In high school I started dying my hair myself and dreamt of being a tattoo artist. When I was 19 I started collecting piercings and shaved half my head. In college I dyed people's hair on late nights and lurked around the windows of my local tattoo shops, discovered eyeliner, and finally succeeded in having a completely black closet. Now I still dye my hair, I cut it myself in the sink, I still don't entirely know how makeup works, and I don't have a single collared shirt because I've cut all of them to bits. But still, when I go out to shows, or walk down the street, or just go through instagram or tumblr, I think "gosh, I still don't feel quite right."

There are lots of things I really wanted when I was younger, and there are a lot of things, physically, I still want. I always wanted tons of tattoos. Piles of them. I thought, and still think, that they are one of the greatest artistic inventions of humankind. But my mother is adamantly against them, I mean has told me she'd think I would be ugly with them, disown me, etc. You know, the standard emotional black mail you go through with a child and their new fangled whatcha-ma-call-its. Of course she would never disown me, but still the idea of her gagging at the sight of me gives me great pause and adds so much unwanted anxiety attached to something I find so beautiful, and negativity that I just can't emotionally handle.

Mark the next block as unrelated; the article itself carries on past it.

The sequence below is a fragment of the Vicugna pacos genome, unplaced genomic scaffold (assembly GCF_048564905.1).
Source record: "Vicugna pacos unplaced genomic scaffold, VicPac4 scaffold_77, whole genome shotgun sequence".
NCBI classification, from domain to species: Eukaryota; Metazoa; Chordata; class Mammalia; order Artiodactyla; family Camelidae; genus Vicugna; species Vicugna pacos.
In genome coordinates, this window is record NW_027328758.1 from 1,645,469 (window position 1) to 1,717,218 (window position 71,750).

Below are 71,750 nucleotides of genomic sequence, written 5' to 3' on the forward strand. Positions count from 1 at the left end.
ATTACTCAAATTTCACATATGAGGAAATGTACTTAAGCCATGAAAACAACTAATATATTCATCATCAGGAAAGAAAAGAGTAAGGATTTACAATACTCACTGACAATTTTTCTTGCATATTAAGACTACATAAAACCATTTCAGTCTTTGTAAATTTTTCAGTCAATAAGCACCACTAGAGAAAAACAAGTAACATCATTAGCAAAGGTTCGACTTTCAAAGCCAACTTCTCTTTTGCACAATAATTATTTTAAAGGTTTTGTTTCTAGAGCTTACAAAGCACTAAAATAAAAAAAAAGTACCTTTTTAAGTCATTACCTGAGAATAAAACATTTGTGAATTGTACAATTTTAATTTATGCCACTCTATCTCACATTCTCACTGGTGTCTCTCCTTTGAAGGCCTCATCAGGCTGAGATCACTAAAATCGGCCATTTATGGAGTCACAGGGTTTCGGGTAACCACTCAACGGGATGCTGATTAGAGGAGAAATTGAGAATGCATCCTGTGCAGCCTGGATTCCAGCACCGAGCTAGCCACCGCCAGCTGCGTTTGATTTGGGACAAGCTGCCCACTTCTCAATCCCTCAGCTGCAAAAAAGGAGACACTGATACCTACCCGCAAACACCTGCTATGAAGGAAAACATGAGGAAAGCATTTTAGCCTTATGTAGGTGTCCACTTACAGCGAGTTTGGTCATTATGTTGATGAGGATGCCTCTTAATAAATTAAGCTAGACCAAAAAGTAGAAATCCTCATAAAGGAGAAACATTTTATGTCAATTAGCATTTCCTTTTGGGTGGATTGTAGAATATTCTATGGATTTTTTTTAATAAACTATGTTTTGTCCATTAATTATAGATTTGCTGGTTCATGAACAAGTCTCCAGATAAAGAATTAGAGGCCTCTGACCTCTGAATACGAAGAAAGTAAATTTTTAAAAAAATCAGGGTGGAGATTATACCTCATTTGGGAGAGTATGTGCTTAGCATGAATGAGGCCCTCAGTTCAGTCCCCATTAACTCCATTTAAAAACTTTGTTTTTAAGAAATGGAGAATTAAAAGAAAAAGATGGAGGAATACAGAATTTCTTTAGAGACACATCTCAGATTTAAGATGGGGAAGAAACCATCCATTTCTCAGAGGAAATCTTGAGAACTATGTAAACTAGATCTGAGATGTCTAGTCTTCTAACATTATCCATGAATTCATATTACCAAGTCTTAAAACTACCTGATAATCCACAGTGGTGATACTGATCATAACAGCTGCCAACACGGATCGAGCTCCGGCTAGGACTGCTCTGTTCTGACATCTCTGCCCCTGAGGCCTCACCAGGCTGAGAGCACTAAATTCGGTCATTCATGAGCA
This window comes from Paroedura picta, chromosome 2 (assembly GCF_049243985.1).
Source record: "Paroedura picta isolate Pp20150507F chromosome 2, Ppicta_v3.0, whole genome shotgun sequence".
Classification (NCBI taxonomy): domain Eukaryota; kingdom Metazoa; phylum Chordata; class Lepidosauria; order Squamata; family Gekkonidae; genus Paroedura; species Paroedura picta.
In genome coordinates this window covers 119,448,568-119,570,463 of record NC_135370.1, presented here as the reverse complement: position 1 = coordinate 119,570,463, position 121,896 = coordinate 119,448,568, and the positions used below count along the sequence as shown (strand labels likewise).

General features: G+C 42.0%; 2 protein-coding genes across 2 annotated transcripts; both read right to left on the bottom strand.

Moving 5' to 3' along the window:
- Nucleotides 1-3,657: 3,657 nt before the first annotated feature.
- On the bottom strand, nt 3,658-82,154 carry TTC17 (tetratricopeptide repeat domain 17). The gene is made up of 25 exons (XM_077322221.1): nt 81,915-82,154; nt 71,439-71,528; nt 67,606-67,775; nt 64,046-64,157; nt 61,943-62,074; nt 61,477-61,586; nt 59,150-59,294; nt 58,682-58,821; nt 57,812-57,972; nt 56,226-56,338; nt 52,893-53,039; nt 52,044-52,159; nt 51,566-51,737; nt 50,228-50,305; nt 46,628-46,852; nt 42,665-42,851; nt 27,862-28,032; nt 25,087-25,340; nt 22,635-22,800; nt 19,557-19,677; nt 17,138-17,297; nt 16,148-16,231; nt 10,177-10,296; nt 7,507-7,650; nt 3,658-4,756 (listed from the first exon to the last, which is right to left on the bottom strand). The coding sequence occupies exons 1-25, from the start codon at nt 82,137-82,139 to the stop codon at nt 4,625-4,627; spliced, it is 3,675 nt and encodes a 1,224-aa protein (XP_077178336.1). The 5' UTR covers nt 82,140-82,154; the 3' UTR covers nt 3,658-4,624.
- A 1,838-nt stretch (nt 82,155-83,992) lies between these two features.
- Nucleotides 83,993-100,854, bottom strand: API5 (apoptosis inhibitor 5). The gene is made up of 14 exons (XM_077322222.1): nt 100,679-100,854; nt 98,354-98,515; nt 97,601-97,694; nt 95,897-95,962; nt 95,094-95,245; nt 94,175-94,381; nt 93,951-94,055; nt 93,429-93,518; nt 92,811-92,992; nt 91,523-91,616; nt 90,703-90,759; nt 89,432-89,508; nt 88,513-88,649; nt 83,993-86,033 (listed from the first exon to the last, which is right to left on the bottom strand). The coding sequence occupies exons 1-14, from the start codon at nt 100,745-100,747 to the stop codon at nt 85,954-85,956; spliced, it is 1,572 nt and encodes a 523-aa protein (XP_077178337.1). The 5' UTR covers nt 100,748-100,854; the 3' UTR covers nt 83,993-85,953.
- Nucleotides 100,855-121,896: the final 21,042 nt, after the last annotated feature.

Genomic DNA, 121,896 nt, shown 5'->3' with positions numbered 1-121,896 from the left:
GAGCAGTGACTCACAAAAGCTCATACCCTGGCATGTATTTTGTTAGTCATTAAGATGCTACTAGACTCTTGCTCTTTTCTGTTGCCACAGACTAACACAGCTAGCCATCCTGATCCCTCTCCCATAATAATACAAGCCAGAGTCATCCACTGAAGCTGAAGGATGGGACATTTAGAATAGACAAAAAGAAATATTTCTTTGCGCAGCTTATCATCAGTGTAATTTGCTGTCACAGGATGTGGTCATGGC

Grace Neutral, tattoo artists who hosts Alternative Beauty on I-D

Grace Neutral, tattoo artists who hosts Alternative Beauty on I-D

I definitely thought my hair situation would get better, and it hasn't. Which I've discovered is a pretty universal feeling. (Seriously, name one person who loves their hair at level of 80% unconditional love. Just one.) My hair is fine, and even thought there's a lot of it, it always seems to fall flat but also manage to curl at the perfect angle to hit my eyes and mouth. On top of that I had to deal with the unforeseen issue of growing out a partially shave head, which left me with a mullet for a solid 5ish years, no matter what hairstylist I enlisted to help.

I have most of the piercings I want, my septum the most coveted of the six I have. But I still get jealous of ears stretched with tear drop stones, and those who have high enough pain tolerance to pierce every part of their ear. I still want to pierce both nostrils, but there's only so much I can put my mother and father through, who surprisingly only put up real a fuss before piercings and mercifully leave me be by the end of the ordeal.